The Federal Aviation Administration has released the final list of contract-operated air traffic control towers scheduled to close on April 7th. The announcement comes despite the efforts of Senator Jerry Moran (R-KS) and a bipartisan group of Senators to preserve sequester-targeted towers.
What are “user fees?”
The Administration’s FY 2013 Budget contains a proposal to institute a $100 per-flight fee, also known as a “user fee” tax, on every take-off and landing by general aviation (and commercial) aircraft. This proposal would devastate the businesses, farms, charitable groups around the nation that depend on these aircraft and airports, causing a ripple effect throughout the communities that depend on them, many of which do not have access to commercial service.
The language of the proposed budget reads:
“The Administration proposes to create a $100 per flight fee, payable to the Federal Aviation Administration, by
AIRPORT IMPROVEMENT PROGRAM
The Airport and Airways Improvement Act of 1982 established The Airport Improvement Program (AIP), which continues to fund airport development today. The program originated from the Federal Airport Act of 1946, which was the first serious effort designed to create a system of national airports similar to the National Highway System. According to the FAA, today’s AirportImprovement Program seeks to provide safety and efficiency upgrades to airports through the use of federal grants.
Across the United States, the FAA awards Airport Improvement Program grants directly to large airports based on passenger use. At the same time, grants
For many, the idea of flying begins as a simple dream, and it is a lifelong passion.
However, the economic uncertainties facing the United States have negatively impacted the number of people who are learning to fly and receiving their pilot’s license. Since 2008, the number of general aviation pilots has dropped considerably. During 2010, the number of individuals earning a private pilots license fell 25% from the 2009 figures. In addition, according to FAA statistics, this was the first time that this statistic fell below 200,000 since 1965.
Learning to fly opens countless doors for individuals of all ages,
Today, we still rely upon a system based on 1940’s era technology; on a radar system that is inefficient and inadequate for the demands of our nation’s air travel needs. In fact, 50,000 flights-a-day here in the United States are controlled by a system designed when there were fewer flights and aircraft traveled at slower speeds.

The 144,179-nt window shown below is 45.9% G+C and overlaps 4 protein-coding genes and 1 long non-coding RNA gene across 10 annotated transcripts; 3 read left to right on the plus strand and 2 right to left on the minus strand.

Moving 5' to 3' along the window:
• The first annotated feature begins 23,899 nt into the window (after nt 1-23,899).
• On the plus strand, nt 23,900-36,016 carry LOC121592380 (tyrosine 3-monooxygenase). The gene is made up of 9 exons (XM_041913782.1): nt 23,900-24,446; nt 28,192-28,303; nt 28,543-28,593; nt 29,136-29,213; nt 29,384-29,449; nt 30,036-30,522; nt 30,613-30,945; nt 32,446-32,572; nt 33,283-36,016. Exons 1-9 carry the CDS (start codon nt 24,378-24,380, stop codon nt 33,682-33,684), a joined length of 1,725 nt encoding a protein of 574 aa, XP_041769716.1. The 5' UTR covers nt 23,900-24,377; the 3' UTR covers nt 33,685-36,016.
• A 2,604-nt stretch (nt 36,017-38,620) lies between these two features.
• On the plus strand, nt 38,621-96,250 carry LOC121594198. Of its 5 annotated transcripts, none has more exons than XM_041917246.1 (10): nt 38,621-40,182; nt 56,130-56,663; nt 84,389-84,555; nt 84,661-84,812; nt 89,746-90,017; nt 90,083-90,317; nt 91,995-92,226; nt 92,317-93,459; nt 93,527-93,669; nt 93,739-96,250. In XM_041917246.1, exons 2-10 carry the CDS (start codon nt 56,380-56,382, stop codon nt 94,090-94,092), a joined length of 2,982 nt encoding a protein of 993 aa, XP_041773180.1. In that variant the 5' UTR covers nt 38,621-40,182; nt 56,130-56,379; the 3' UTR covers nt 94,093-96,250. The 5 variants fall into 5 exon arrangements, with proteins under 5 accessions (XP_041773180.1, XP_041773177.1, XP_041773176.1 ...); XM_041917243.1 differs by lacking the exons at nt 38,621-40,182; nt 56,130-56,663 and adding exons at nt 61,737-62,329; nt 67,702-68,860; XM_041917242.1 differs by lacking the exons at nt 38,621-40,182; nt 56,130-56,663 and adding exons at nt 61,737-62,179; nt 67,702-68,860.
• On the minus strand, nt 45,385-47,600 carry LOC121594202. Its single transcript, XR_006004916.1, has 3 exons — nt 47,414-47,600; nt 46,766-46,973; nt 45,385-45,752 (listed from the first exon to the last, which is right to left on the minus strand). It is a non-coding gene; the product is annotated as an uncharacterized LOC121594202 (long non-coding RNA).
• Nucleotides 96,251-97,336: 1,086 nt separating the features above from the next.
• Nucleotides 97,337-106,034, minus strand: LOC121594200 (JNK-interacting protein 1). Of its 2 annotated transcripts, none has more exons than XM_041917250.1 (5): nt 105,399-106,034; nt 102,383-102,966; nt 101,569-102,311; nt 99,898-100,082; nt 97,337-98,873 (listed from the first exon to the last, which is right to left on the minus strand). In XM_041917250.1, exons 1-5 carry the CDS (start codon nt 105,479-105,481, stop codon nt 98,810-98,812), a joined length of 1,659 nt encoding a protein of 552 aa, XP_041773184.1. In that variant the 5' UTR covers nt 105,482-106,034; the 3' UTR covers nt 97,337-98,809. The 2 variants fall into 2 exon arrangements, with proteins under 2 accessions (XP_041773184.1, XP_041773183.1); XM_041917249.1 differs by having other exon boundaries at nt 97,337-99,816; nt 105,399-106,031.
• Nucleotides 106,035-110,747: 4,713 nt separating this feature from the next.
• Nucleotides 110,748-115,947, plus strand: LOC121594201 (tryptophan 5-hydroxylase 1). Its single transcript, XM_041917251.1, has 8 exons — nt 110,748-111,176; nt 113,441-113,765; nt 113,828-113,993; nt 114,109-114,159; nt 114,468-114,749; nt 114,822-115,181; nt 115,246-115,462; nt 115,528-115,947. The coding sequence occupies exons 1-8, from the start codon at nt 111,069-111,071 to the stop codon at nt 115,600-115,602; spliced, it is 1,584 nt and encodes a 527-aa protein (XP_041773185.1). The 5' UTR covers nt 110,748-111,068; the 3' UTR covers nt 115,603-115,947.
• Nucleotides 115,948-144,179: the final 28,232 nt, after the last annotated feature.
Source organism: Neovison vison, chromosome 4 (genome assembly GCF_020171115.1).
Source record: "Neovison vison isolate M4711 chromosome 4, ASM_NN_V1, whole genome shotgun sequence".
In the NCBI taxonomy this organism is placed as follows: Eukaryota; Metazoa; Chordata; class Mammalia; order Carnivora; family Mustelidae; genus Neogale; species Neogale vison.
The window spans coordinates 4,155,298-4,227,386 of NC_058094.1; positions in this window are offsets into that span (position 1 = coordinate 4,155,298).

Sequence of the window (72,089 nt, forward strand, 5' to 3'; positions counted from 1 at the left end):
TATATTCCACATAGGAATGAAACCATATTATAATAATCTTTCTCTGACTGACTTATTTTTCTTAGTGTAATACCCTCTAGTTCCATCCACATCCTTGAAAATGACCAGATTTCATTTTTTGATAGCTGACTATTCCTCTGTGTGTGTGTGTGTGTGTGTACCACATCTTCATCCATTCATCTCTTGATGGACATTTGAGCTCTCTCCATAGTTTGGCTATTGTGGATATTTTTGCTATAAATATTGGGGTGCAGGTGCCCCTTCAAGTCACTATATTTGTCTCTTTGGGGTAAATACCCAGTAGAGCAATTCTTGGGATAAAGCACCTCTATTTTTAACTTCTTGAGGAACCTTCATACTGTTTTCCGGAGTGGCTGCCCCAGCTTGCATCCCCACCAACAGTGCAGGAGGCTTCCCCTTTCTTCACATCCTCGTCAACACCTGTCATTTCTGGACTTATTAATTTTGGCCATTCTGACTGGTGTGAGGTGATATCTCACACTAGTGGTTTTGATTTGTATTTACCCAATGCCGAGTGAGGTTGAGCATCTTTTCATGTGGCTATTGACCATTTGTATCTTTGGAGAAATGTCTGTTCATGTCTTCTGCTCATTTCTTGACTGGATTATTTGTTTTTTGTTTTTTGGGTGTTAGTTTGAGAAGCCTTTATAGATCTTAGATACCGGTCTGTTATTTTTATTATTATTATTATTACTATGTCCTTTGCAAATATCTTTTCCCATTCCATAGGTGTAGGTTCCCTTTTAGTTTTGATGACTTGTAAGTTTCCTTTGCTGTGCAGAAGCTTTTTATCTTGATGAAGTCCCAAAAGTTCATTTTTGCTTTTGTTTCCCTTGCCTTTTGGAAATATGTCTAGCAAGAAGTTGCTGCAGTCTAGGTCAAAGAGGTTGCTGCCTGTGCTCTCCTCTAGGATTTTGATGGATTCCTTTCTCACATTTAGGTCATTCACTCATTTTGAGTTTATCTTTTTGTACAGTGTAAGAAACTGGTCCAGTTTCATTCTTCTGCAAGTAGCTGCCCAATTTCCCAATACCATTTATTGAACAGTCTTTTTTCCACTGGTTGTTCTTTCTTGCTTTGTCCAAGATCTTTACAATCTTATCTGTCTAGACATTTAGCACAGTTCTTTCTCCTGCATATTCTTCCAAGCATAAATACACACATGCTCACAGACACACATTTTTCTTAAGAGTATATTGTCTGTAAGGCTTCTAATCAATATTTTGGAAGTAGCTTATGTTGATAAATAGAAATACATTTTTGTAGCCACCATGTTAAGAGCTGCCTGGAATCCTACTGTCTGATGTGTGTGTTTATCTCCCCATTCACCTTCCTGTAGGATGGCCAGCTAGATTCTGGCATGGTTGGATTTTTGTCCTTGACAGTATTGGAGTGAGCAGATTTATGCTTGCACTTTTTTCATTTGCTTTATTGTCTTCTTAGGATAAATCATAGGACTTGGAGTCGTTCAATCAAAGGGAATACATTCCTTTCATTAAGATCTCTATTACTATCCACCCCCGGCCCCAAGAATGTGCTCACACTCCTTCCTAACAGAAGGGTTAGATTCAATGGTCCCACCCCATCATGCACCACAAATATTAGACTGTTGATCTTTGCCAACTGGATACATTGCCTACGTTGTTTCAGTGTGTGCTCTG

The current National Airspace System (NAS) is controlled through the use of surveillance radars, voice radio systems, limited computer support systems, and numerous complex procedures. The current system lacks pinpoint accuracy, forcing planes to fly farther apart and limiting the
General aviation plays a vital role in supporting law enforcement and medical service operations throughout the United States.
General aviation aircraft allow law enforcement officers the ability to extend their field of vision, assist those on the ground with alerts to dangers that may otherwise go unseen, conduct traffic enforcement, DUI monitoring, and, and help with search and rescue.
By far the most important attribute of these aircraft for law enforcement is their coverage range. Aircraft can cover large distances quickly in comparison to traditional law enforcement ground units, and help with security and fire fighting missions.
Across the United States, general aviation is a vital resource for our nation’s farms and agricultural producers. Agricultural aviation operations ensure that our nation’s farmers continue to supply our communities with food and resources such as cotton, timber, bio-fuel ingredients, and farmers rely upon aerial application operations to survey and monitor crops, seed rice and wheat, feed fish, defoliate cotton prior to harvest, and fight forest and grassland fires. In addition, agricultural aviation allows for the application of herbicides, insecticides and fertilizer for fruit, vegetables and grain crops. The use of aircraft allows large areas to be covered quickly, delivering
Learn about the impact of general aviation on local economies and communities, and how it drives over 1.2 million jobs and billions in economic activity.
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